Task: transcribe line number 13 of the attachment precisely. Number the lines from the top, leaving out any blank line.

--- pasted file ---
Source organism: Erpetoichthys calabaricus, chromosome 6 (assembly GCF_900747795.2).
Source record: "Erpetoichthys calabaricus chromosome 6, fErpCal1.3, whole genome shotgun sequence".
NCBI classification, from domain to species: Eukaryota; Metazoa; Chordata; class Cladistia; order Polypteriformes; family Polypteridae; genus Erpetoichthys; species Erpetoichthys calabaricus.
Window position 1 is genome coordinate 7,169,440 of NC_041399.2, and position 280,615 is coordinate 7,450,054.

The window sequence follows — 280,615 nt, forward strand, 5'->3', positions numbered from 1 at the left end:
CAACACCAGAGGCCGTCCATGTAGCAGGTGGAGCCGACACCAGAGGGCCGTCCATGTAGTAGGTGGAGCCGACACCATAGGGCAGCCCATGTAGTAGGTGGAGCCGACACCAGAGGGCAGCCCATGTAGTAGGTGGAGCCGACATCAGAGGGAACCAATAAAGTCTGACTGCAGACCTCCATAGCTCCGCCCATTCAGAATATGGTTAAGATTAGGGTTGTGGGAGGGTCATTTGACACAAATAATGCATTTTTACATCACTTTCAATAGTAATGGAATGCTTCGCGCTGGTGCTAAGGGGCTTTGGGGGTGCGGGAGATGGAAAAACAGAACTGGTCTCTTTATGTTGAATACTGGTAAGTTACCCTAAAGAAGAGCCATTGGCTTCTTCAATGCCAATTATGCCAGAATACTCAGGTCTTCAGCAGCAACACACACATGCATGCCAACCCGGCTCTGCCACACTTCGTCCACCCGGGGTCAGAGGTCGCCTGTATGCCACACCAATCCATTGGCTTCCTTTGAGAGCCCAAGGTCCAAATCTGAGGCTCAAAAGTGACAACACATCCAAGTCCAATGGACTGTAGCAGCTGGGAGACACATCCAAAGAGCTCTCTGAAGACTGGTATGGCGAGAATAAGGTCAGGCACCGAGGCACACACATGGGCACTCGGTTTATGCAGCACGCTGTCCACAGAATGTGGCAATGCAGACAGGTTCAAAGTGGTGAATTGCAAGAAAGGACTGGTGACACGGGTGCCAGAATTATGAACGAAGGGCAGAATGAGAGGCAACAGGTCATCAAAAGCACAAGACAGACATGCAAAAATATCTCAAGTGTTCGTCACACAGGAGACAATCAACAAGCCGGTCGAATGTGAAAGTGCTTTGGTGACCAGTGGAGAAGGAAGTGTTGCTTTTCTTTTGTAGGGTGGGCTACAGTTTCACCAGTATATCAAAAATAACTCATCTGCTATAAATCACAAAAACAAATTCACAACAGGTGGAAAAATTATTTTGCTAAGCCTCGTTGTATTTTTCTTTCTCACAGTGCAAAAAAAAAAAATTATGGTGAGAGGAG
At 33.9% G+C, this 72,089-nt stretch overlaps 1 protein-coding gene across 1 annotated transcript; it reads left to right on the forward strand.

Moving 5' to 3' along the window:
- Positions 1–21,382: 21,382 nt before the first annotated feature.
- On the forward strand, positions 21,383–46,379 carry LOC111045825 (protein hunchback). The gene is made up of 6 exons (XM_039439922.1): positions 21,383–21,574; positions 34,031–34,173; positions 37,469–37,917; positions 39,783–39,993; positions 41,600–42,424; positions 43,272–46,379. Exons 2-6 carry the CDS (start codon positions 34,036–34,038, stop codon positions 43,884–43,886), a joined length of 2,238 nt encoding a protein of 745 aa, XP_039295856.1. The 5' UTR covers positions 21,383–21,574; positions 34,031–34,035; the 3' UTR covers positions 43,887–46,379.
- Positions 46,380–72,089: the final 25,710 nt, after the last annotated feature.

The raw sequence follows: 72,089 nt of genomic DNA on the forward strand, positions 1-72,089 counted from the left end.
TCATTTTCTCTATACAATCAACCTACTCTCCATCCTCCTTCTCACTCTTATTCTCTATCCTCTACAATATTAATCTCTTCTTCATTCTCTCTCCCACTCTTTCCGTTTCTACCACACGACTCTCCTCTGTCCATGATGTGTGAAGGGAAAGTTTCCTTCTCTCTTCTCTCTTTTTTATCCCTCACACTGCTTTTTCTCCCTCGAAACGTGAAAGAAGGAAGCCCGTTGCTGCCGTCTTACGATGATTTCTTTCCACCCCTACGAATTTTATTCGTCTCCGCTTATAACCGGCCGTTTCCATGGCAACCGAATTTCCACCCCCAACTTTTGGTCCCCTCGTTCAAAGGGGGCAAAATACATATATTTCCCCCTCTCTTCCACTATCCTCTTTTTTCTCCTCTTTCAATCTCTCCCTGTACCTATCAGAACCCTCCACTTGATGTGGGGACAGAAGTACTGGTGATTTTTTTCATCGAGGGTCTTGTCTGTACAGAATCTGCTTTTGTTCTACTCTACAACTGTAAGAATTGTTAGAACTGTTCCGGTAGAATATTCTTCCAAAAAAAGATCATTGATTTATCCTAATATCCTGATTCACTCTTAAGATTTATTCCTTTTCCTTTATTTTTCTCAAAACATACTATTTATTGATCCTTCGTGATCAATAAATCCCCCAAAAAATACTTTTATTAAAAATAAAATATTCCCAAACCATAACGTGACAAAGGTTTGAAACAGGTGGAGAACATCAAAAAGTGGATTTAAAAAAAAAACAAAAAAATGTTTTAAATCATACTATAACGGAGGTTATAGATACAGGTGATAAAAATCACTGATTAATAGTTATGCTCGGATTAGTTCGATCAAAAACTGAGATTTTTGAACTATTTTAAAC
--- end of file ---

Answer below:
TCATTTTCTCTATACAATCAACCTACTCTCCATCCTCCTTCTCACTCTTATTCTCTATCCTCTACAATATTAATCTCTTCTTCATTCTCTCTCCCACTCTTTCCGTTTCTACCACACGACTCTCCTCTGTCCATGATGTGTGAAGGGAAAGTTTCCTTCTCTCTTCTCTCTTTTTTATCCCTCACACTGCTTTTTCTCCCTCGAAACGTGAAAGAAGGAAGCCCGTTGCTGCCGTCTTACGATGATTTCTTTCCACCCCTACGAATTTTATTCGTCTCCGCTTATAACCGGCCGTTTCCATGGCAACCGAATTTCCACCCCCAACTTTTGGTCCCCTCGTTCAAAGGGGGCAAAATACATATATTTCCCCCTCTCTTCCACTATCCTCTTTTTTCTCCTCTTTCAATCTCTCCCTGTACCTATCAGAACCCTCCACTTGATGTGGGGACAGAAGTACTGGTGATTTTTTTCATCGAGGGTCTTGTCTGTACAGAATCTGCTTTTGTTCTACTCTACAACTGTAAGAATTGTTAGAACTGTTCCGGTAGAATATTCTTCCAAAAAAAGATCATTGATTTATCCTAATATCCTGATTCACTCTTAAGATTTATTCCTTTTCCTTTATTTTTCTCAAAACATACTATTTATTGATCCTTCGTGATCAATAAATCCCCCAAAAAATACTTTTATTAAAAATAAAATATTCCCAAACCATAACGTGACAAAGGTTTGAAACAGGTGGAGAACATCAAAAAGTGGATTTAAAAAAAAAACAAAAAAATGTTTTAAATCATACTATAACGGAGGTTATAGATACAGGTGATAAAAATCACTGATTAATAGTTATGCTCGGATTAGTTCGATCAAAAACTGAGATTTTTGAACTATTTTAAAC